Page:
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PCI Self-Assessment Questionnaires Need Some Major Updates

Written by Walter Conway
July 21st, 2010

A 403 Labs QSA, PCI Columnist Walt Conway has worked in payments and technology for more than 30 years, 10 of them with Visa.

The PCI Council has stated that it is reexamining its four Self-Assessment Questionnaires (SAQs). Level 2 through Level 4 Merchants use an SAQ to validate their compliance. Although I have no insight into what possible changes or even new versions might come from the Council, I have some suggested changes that reflect both current attack vectors and real-world business practices.

Even though QSAs spend a lot of time preparing Reports on Compliance (ROCs) for their Level 1 Merchants and Service Providers, most of us also work with many merchants who self-assess their compliance. Interestingly, some of these merchants can be quite large organizations but with only limited payment card activity. For these merchants, the PCI Council developed three simplified SAQs that are based on how they process card transactions.

Merchants use SAQ A if they outsource their card processing to a compliant third-party service provider. The requirements to use this SAQ are: You have card-not-present (i.e., MOTO, E-Commerce) transactions exclusively; you do not store, process or transmit any cardholder data yourself; your service provider is PCI compliant; any cardholder data is only on paper; and you store no cardholder data electronically.

The general model of an SAQ A merchant is one with a Web site that links to a hosted order page at a secure third party. Cardholders are transferred to that secure hosted page to enter their card data and then returned to the merchant’s site after the transaction is approved or rejected.

In my perfect world, I would like to see two changes to this SAQ. First, I would like the SAQ to stipulate that the service provider is not just PCI compliant (as a service provider, of course; not as a merchant) but that it is a Level 1 Service Provider. My reasoning is that SAQ A merchants depend on their service providers. I want those service providers to have an outside assessment of their compliance.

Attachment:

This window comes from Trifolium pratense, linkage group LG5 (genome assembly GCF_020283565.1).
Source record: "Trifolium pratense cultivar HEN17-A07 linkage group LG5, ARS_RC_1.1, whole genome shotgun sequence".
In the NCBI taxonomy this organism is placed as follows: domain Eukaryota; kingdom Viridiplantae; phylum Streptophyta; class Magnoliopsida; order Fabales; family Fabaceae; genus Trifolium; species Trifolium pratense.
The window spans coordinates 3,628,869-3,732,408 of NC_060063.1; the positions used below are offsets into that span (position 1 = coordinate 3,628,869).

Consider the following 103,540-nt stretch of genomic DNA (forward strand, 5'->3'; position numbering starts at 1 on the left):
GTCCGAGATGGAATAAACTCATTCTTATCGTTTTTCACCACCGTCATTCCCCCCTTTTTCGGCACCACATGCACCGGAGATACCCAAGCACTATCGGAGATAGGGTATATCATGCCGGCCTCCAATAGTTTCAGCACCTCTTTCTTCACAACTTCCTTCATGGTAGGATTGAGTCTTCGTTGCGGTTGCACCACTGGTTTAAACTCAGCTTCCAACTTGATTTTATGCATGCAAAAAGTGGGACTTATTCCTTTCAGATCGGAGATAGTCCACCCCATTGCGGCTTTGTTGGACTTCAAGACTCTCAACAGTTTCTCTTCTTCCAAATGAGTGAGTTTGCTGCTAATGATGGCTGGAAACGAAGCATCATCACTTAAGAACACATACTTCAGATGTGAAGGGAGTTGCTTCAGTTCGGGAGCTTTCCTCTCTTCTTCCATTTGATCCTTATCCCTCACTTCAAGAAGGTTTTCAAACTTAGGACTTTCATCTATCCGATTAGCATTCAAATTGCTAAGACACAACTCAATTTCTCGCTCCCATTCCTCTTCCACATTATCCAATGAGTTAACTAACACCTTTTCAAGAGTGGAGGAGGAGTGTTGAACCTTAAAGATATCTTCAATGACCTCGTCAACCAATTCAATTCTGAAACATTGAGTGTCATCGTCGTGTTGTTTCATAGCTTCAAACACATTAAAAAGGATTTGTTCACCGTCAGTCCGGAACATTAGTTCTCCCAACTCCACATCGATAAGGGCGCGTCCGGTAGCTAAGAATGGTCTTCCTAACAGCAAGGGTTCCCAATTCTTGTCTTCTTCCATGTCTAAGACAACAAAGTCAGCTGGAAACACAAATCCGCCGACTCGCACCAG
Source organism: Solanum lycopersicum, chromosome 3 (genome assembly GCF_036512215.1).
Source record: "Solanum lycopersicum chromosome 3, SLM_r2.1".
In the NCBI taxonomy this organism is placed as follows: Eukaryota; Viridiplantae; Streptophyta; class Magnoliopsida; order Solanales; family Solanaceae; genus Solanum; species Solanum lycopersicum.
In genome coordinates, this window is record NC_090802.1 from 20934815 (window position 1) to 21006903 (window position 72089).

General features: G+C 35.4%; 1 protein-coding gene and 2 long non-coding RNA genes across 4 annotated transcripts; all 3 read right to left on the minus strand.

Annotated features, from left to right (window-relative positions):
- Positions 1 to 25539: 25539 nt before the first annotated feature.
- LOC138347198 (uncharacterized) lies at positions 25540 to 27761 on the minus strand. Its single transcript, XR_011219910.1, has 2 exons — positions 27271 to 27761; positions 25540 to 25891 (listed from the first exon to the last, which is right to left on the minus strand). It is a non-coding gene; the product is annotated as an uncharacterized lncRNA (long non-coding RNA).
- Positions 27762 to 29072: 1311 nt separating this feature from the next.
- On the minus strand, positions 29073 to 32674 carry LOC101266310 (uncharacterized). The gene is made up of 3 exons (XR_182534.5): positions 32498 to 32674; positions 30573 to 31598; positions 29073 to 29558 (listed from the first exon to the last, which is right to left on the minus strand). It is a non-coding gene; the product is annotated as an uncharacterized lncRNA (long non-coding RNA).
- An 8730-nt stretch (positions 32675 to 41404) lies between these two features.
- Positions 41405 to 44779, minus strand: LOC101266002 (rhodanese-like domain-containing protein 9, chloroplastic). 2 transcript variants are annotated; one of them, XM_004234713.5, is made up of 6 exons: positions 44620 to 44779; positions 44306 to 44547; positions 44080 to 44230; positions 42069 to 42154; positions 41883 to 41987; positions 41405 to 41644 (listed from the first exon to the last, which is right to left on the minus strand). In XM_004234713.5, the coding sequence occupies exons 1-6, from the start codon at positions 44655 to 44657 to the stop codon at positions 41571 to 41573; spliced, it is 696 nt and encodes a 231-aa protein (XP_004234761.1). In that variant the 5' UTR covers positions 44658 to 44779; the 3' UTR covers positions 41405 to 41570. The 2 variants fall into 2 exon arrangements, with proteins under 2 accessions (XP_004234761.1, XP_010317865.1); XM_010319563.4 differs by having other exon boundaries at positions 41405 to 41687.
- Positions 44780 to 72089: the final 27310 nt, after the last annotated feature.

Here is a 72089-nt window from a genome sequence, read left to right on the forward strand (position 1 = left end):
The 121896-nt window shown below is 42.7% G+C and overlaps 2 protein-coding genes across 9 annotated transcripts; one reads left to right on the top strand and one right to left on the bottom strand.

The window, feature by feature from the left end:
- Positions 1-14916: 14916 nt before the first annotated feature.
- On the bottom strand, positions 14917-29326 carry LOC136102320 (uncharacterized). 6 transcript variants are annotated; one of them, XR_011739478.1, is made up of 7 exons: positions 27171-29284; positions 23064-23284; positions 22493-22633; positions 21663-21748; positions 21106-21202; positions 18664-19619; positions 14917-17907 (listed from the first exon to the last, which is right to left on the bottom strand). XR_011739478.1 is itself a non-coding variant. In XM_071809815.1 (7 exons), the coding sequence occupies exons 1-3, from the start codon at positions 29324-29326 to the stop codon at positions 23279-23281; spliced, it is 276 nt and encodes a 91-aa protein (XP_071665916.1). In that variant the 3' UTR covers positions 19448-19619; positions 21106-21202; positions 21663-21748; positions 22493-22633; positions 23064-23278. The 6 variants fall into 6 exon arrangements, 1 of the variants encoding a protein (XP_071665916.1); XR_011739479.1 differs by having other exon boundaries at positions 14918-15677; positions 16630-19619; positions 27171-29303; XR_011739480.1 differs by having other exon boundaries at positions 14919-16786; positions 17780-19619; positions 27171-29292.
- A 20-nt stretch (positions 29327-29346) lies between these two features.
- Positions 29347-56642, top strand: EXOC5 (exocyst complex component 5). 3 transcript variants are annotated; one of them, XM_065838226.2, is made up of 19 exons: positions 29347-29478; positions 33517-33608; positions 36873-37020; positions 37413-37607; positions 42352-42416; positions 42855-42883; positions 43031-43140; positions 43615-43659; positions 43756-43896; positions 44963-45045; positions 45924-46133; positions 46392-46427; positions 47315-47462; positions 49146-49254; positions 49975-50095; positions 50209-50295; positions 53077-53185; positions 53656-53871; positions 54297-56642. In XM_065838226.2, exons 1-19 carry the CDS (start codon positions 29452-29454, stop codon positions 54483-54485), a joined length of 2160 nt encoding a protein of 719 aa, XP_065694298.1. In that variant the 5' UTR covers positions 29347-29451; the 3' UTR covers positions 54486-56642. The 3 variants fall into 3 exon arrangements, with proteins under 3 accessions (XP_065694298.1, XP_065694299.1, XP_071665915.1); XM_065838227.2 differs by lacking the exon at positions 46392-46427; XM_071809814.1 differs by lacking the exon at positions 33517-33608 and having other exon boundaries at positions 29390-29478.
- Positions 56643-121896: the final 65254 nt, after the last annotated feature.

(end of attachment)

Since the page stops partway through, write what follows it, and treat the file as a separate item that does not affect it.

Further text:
My second suggestion deals with the merchant’s own Web server. I would like it to be scanned for external vulnerabilities, and I want the code redirecting the customer to the hosted order page to be inspected. Each of these tests would be done quarterly. The basis for this suggested change is an excellent Data Security Alert posted by Visa Europe. In that alert, Visa describes attacks on SAQ A merchants where the bad guys have hacked the merchant’s server and installed their own code to redirect customers to their criminal site instead of the service provider’s site. I would change SAQ A to make this attack less likely to succeed.

I would also like to see a note in the instructions to SAQ A to address mail order/telephone order (MOTO) transactions. It should say merchants cannot do MOTO and still qualify for SAQ A. For example, if the customer can’t get to the Web or has some other problem, the merchant cannot use its computer to go on the Web and enter that customer’s card number for him or her. In addition, the merchant just turned its workstation into a payment terminal, and heaven knows what has just been done to its PCI scope. I see this situation so often I coined a name for it: SAQ A OMG.

I regret having to make life more complicated for these merchants. But we all need to remember that although you can outsource your processing, you cannot outsource your responsibility.

SAQ B presents a different challenge. Merchants use SAQ B when they either have an imprinter (a.k.a., knuckle-buster or zip-zap machine) or use POS terminals “connected via a phone line” to their acquirer or processor. That terminal cannot be connected to the Internet or to any other system in the merchant’s environment. Like SAQ A, the merchant retains only paper records and does not store electronic cardholder data.


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